Seven women make Nigeria ministerial list of 43 nominees

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Seven women make Nigeria ministerial list of 43 nominees

NIGERIA

Nigerian president Muhammadu Buhari on Tuesday officially transmitted a list of ministerial nominees to the Senate for vetting and further confirmation.

The move is part of efforts aimed at forming a new cabinet for the second term of the Buhari – Osinbajo administration. In all 43 names were forwarded to the Senate.

The Senate President Ahmad Lawan confirmed receipt of the list and announced that lawmakers had postponed their annual recess for a week to enable them screen the nominees.

Out of the over 40 names submitted, seven were women. Amongst them, the immediate past Minister of Finance, Zainab Ahmad (Kaduna) and sister of the immediate past Senate president, Gbami Saraki (Kwara).

The remaining five profiled by local media portal Cable Nigeria were: Pauline Tallen,a one-time Minister under Olusegun Obasanjo and the first female deputy-governor in the northern region.

Mariam Katagum, a former Nigerian ambassador and permanent delegate to the United Nations Educational, Scientific and Cultural Organization (UNESCO).

Sadiya Farouq,a former national treasurer for Buhari’s party, the Congress for Progressive Change, CPC. Completing the list are Sharon Ikeazor and Ramatu Tijjani, ex-civil servants and big shots in the ruling All Peoples Congress, APC.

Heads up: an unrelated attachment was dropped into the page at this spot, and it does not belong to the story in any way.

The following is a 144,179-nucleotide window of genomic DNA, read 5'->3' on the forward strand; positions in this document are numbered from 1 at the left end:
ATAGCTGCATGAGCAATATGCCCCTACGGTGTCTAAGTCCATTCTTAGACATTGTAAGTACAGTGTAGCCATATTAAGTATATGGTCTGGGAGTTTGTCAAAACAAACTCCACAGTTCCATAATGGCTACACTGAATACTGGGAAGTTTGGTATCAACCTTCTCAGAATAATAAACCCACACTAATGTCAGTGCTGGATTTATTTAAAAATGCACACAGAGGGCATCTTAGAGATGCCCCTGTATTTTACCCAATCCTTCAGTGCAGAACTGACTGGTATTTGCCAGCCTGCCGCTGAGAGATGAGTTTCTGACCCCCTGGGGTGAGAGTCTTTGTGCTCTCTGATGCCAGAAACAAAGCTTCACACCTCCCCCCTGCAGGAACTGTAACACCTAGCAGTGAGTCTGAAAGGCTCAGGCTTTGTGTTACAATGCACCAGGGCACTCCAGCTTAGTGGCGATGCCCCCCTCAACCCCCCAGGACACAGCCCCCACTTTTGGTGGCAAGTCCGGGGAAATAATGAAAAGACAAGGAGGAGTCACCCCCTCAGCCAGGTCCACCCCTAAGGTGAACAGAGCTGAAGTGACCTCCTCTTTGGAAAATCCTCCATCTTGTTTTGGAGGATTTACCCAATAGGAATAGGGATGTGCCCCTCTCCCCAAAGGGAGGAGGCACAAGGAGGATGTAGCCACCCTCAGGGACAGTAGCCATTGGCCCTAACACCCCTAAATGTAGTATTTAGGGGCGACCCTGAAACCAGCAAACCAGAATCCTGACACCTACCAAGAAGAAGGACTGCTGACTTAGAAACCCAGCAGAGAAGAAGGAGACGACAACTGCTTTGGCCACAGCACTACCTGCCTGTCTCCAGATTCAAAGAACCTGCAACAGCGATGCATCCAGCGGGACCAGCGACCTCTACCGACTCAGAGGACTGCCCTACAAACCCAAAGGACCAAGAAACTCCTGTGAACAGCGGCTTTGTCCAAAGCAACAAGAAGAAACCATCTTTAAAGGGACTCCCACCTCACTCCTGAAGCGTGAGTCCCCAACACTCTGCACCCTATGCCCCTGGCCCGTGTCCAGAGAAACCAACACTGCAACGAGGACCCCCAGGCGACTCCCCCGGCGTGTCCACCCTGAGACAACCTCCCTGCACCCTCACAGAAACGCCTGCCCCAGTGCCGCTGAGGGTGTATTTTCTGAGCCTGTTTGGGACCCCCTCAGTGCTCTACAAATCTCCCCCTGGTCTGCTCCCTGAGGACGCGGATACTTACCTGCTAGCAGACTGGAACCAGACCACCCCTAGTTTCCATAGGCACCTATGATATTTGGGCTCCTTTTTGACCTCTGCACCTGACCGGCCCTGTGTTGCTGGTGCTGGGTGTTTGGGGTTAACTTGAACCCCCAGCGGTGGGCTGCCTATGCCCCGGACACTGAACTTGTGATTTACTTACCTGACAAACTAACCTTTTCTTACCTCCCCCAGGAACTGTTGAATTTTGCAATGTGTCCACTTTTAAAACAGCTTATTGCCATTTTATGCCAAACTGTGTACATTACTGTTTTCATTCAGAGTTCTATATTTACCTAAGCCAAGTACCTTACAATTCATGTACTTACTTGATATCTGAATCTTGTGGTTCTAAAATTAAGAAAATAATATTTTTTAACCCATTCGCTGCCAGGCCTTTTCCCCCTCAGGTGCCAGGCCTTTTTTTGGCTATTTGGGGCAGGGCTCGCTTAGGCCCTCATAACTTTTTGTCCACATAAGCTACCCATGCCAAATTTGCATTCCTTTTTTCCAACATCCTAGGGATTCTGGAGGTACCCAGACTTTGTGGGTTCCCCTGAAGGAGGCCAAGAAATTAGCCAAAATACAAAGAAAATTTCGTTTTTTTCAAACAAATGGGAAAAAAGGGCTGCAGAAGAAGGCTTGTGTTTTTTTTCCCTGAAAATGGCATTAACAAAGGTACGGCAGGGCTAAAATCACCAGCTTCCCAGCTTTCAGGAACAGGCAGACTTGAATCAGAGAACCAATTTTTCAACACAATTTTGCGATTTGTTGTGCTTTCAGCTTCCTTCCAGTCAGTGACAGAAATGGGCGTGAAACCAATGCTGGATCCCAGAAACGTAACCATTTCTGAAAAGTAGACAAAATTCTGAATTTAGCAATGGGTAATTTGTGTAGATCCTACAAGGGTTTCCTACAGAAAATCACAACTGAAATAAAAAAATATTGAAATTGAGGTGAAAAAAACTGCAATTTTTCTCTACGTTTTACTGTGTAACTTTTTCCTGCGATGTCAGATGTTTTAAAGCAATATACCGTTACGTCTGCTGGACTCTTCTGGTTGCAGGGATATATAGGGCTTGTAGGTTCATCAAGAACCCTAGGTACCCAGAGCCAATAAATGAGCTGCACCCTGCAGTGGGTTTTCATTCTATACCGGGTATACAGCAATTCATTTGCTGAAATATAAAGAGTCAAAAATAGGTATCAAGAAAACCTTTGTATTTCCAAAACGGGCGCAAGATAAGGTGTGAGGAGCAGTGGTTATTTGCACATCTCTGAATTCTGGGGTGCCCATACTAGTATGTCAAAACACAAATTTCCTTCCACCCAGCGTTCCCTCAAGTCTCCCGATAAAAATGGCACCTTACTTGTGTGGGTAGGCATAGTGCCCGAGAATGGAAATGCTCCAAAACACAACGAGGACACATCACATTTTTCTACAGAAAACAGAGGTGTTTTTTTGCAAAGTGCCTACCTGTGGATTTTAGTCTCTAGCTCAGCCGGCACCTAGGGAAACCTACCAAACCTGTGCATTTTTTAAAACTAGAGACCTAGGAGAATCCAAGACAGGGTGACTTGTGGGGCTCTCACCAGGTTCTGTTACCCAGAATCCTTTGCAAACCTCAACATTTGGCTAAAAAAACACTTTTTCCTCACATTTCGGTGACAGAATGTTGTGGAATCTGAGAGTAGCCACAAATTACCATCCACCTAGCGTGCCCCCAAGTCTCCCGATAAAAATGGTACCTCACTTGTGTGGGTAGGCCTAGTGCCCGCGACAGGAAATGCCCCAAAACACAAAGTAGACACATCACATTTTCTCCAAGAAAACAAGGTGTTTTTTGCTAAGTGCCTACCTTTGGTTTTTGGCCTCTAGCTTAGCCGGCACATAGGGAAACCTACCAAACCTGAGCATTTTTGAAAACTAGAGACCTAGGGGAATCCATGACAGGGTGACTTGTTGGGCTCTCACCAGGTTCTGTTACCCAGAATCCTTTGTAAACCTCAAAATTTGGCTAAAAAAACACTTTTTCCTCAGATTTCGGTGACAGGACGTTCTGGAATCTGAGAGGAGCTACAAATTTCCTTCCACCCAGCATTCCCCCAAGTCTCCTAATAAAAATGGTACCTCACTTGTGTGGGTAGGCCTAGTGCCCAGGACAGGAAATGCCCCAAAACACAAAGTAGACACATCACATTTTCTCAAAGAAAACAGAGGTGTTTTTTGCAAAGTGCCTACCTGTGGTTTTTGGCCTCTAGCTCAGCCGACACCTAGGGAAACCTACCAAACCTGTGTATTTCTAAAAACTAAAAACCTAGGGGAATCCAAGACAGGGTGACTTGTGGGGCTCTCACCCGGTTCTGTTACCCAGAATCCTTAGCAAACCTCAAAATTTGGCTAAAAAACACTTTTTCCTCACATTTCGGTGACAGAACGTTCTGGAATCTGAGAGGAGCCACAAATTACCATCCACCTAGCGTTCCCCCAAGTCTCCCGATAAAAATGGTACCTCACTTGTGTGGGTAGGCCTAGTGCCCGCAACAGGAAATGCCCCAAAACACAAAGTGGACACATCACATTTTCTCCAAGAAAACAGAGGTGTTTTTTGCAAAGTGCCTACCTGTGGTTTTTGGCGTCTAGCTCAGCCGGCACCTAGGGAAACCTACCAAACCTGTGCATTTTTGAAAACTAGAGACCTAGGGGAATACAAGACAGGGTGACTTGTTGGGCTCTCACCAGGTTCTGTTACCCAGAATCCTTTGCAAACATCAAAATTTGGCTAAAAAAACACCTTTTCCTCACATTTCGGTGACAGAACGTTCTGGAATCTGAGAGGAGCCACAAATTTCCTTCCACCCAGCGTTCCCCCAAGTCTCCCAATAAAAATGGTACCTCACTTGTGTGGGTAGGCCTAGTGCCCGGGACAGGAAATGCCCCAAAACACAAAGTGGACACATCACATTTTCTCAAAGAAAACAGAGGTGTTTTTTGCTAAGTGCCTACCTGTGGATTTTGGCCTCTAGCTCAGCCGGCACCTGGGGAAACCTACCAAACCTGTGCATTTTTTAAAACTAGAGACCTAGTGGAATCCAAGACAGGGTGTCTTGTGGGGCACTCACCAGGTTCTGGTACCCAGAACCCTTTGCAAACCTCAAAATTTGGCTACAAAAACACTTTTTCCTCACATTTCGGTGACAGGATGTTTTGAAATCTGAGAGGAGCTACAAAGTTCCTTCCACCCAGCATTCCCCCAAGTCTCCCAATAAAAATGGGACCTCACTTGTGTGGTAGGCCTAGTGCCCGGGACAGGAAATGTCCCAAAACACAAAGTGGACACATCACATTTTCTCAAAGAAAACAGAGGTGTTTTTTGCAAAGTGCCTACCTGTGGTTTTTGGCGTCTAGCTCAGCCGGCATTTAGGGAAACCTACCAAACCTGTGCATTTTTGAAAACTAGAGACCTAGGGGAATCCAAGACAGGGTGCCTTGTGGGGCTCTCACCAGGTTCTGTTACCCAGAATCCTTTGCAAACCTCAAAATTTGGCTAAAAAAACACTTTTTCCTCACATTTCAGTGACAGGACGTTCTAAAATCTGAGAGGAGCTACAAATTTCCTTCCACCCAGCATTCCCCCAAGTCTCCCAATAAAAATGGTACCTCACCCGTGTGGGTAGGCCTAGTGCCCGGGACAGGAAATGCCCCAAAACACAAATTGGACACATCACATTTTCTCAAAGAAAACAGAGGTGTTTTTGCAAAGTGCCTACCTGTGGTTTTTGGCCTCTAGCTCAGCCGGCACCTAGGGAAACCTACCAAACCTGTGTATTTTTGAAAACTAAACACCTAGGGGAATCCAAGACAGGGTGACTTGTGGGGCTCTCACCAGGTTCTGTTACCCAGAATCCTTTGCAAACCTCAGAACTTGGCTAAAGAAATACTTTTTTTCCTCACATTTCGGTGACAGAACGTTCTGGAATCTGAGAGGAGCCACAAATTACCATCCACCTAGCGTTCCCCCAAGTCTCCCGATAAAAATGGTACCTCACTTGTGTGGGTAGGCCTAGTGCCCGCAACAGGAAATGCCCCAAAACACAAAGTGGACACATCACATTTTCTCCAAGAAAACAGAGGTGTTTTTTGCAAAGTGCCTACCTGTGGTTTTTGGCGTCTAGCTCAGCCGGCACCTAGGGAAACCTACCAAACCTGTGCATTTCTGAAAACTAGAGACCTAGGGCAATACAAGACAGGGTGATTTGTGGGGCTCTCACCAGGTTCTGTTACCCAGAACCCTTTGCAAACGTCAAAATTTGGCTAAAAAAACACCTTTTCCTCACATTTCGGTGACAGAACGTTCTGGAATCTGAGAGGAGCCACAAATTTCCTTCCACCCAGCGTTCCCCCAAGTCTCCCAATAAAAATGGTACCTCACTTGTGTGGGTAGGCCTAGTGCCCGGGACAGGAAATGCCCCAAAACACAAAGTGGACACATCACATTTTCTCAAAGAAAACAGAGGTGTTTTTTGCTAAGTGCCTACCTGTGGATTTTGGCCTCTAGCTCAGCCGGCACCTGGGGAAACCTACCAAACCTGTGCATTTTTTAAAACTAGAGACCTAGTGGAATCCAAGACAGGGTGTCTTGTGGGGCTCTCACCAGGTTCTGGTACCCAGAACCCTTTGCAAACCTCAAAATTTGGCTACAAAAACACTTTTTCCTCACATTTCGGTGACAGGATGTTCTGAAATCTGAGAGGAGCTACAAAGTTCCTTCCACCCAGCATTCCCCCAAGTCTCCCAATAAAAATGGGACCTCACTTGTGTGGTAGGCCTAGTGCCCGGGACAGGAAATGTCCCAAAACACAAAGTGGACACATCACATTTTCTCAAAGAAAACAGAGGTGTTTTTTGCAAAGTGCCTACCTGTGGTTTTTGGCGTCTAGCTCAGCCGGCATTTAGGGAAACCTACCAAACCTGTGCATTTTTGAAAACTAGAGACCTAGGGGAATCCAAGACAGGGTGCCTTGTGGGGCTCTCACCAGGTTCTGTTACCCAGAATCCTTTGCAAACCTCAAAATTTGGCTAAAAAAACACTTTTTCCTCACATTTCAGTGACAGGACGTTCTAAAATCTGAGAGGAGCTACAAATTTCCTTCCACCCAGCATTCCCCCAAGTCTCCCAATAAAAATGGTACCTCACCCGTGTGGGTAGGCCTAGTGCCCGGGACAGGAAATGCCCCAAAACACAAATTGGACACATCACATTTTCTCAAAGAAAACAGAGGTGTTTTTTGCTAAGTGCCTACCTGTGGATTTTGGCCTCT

The practice under Nigeria’s federal arrangement is for the president to nominate ministers from across the thirty-six states.

Former Governors Rauf Aregbesola (Osun) George Akume (Benue) Timipre Sylva (Bayelsa), Adeniyi Adebayo (Ekiti) made the list. Some of the retained ministers from the first term included: Babatunde Fashola, Rotimi Amaechi, Ogbonnaya Onu, Adamu Adamu (Bauchi), Senator Chris Ngige (Anambra).

Some of the newcomers are Senator Godswill Akpabio (Akwa Ibom), Sunday Dare (Oyo), Festus Keyamo (Delta), Sharon Ikeazor (Anambra), Senator Tayo Alasoadura (Ondo) and Olorunnibe Mamora (Lagos), Sadiya Farouk (Zamfara).

Buhari was re-elected four months ago, but Nigeria has been without a cabinet since the ministers serving during his first term stepped down in May.

The gap has led to a slowdown in investment and a near-halt in decision making, according to investors, contractors and diplomats. Buhari took about six months to form a cabinet at the start of his first term in 2015.

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